02 June 2011

Sending messages

Given my elemental fascination with Nazism, it's not surprising that I'm reading In the Garden of Beasts: Love, Terror, and an American Family in Hitler's Berlin--I'm always trying to understand how a "modern" and "civilized" society, including some of my own relatives, surrendered so completely to a regime of utter cruelty and criminality. Maybe an account of this family of American observers, I figured, will give me some new insights.

And maybe it still will--I've barely started reading the book. At the point I stopped reading this evening, the Dodds, the ambassadorial "American family" who represented the USA in the early years of Hitler's regime and who are the subject of this book, have not yet even left the USA to take up the post. Right now I'm pondering, not Hitler, but Franklin E. Roosevelt. The new American president faces what is represented as a political dilemma: what to do about the documented, systematic cruelty faced by Jewish people under Hitler's new government. To protest or not to protest? Business as usual, or boycott? Open the gates to refugees, or continue underfilling even the existing quotas?
...Roosevelt understood that the political costs of any public condemnation of Nazi prosecution or any obvious effort to ease the entry of Jews into America were likely to be immense, because American political discourse had framed the Jewish problem as an immigration problem. Germany's persecution of Jews raised the specter of a vast influx of Jewish refugees at a time when America was reeling from the Depression. The isolationists added another dimension to the debate by insisting, as did Hitler's government, that Nazi oppression of Germany's Jews was a domestic German affair and thus none of America's business.
With hindsight comes our realization that the conventional "framing" of that era effectively abandoned millions of people to industrial-scale genocide just a few years later. But even discounting hindsight, simply judging by the standards of that time, a reign of brutality had descended upon Germany, and the evidence was abundantly clear that Jewish people were a specific, special target of that brutality.

Yes, the Depression was a true crisis. In that crisis, Roosevelt threw convention and caution to the wind and became a master of economic and legal improvisation, throwing one idea after another into the supreme effort to head off a financial meltdown. He "reframed" the crisis in practically spiritual terms: "We have nothing to fear but fear itself...." Why then did fear stop him from helping Jews? It's a haunting question.

Some who advocated or denounced various possible American responses to German anti-Semitic brutality were concerned about how those responses would be interpreted by various audiences. I wish it were possible to say to every politician, "Earn a reputation for honesty, and you won't have to worry about 'message'." My fantasy president of 1933 would say to Germans and Americans alike, "O ye that love mankind! Ye that dare oppose, not only the tyranny, but the tyrant, stand forth! ... O! receive the fugitive, and prepare in time an asylum for mankind." (Thomas Paine, Common Sense, 1776.)

I've always been pretty skeptical that it is possible to project a desired "message," or avoid an undesired one, through symbolic behavior. For example, among those debating American responses to German brutality, there was a worry that a concern for the oppressed would send such an irritating message to the oppressors that things would get even worse for the oppressed--but history has few if any examples of tyrants' hearts melting because nobody protested. When the USA invaded Iraq, we critics of this thoroughly despicable adventure were told that our protests "sent the wrong message" to the world, namely that we were not united. Damn right we weren't! What would have been a "right" message, if the "wrong" one was the truth? When the president of Iran sent George Bush a letter, our message experts seemed to analyze every aspect of the incident other than the plain text of the letter.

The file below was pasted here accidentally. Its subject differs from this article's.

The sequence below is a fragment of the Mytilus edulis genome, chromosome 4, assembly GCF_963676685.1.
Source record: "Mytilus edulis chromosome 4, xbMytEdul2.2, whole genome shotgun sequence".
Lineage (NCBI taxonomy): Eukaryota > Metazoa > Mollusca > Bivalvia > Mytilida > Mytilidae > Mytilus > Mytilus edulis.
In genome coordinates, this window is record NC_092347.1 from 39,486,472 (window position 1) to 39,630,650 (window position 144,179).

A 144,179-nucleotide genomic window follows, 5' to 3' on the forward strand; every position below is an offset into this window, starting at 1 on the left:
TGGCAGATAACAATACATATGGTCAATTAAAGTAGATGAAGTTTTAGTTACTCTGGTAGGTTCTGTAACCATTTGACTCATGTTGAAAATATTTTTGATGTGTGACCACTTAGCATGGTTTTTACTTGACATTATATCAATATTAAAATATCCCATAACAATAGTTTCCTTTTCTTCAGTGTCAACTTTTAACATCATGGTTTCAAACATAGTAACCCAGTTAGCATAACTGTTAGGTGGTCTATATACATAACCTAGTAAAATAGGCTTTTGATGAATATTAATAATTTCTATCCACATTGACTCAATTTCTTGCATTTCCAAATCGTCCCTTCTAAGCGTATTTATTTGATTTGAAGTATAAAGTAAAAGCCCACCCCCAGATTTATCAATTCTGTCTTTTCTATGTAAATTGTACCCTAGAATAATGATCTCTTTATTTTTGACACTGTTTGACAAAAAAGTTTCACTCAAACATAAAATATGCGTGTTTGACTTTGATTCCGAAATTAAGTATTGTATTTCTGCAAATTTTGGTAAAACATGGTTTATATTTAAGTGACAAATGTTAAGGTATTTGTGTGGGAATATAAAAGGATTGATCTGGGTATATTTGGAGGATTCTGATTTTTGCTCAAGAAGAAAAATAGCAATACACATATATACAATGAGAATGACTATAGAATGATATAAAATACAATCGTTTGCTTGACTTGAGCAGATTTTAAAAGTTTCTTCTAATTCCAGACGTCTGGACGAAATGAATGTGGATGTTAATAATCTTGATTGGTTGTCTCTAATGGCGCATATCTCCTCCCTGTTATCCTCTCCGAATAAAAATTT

Coincidentally, while I was thinking about the debates over helping Jewish Germans, I came across this discussion in Christianity Today, about whether or not the U.S. ambassador to China should visit an unregistered church there. Would it send a powerful "message" about U.S. support for religious freedom or would such a visit be unhelpfully interpreted as demonstrating unregistered churches' ties to foreigners? Nobody said anything about the relevance of the ambassador's own spiritual needs. If there is integrity to the ambassador's visit--a genuine communion with other believers and with God--that is the only framing that counts. Any other messaging is bogus, and its interpretation by Chinese Christians or the Chinese government is beyond anyone's ability to control.

Speaking of Iran: Beyond Denial"-- The 1997 Iranian TV series Zero Degree Turn, featuring an Iranian/Jewish romance against the backdrop of the (not denied) Holocaust "... offers a unique invitation to call attention to the relationship between popular media and affective engagement, and to cultivate new knowledge where political grandstanding too often trumps substantive engagement."

"Syria in fragments: divided minds, divided lives." (Thanks to Helena Cobban, justworldnews.org.)

"When children suffer." Thinking prayerfully about prayer and suffering, with the help of Stanley Hauerwas and Peter Greig, as well as Kate and Emily.

"Baptizing dead Quakers."

Blues in Moscow: "I've Got to Sleep With One Eye Open." "You got to be careful what you pray for ...."

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